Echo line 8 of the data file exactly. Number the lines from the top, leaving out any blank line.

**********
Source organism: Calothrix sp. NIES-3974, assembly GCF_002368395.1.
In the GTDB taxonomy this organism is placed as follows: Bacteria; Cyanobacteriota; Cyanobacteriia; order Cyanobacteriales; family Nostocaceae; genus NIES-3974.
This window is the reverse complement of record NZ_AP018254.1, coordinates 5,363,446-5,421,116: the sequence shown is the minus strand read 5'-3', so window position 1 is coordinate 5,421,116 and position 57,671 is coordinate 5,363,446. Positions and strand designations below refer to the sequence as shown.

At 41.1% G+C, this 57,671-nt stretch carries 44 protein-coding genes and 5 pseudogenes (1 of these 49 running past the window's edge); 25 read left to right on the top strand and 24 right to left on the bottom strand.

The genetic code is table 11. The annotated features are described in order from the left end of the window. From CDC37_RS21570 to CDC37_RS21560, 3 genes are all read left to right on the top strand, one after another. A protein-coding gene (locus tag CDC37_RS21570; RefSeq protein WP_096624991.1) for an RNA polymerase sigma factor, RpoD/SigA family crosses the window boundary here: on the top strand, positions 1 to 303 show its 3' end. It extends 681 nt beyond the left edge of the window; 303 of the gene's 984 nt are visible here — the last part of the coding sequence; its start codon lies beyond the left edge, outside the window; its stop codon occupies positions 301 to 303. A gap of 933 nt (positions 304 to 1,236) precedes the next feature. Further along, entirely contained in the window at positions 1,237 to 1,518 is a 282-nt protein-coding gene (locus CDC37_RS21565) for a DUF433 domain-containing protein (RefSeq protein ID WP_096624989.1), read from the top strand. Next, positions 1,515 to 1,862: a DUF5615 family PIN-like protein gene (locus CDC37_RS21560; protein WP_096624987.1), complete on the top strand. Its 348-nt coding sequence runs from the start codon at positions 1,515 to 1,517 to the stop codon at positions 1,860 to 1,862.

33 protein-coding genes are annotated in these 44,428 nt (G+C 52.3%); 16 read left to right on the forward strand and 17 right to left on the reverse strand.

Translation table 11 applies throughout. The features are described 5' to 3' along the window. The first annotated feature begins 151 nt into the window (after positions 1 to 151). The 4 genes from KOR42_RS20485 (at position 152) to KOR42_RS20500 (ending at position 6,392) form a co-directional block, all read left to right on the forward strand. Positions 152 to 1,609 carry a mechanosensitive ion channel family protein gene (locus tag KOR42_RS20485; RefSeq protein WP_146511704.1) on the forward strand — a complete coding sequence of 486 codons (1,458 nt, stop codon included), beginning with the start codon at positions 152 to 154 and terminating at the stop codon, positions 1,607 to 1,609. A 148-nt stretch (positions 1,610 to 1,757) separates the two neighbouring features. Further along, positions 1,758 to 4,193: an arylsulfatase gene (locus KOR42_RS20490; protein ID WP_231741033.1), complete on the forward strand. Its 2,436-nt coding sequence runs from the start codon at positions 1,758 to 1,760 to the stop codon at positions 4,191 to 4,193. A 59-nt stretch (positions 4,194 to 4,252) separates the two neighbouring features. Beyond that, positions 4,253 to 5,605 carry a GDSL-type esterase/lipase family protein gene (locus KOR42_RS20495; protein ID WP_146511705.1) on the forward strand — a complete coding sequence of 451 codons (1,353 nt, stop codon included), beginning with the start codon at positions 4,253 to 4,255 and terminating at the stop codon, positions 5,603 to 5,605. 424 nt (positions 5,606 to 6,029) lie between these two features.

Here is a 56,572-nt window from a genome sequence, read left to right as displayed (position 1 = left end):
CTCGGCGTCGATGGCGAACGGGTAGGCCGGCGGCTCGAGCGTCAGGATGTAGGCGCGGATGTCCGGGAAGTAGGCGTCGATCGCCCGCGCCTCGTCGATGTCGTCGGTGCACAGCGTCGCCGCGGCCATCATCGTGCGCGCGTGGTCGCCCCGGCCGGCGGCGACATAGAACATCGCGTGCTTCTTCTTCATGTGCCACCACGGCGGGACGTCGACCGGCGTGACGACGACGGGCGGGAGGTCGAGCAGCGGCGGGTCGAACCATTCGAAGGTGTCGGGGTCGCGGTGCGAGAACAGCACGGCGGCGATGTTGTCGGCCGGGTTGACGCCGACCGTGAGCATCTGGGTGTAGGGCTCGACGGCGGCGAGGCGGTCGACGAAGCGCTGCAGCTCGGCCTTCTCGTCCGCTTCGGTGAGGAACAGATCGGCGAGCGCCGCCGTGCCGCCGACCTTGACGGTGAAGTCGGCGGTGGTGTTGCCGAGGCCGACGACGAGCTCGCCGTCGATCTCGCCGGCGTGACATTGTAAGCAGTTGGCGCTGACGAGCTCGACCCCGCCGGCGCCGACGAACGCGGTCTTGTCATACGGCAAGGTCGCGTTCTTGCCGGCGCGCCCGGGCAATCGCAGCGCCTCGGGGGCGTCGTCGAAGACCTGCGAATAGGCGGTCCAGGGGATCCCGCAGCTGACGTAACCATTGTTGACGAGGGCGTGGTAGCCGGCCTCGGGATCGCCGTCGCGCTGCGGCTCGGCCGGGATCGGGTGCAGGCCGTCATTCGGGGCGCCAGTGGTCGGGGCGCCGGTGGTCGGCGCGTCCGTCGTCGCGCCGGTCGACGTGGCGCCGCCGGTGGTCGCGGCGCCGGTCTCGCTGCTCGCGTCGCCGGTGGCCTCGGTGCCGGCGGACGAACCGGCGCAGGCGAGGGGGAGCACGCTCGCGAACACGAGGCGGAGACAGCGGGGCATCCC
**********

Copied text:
Here is a 56,572-nt window from a genome sequence, read left to right as displayed (position 1 = left end):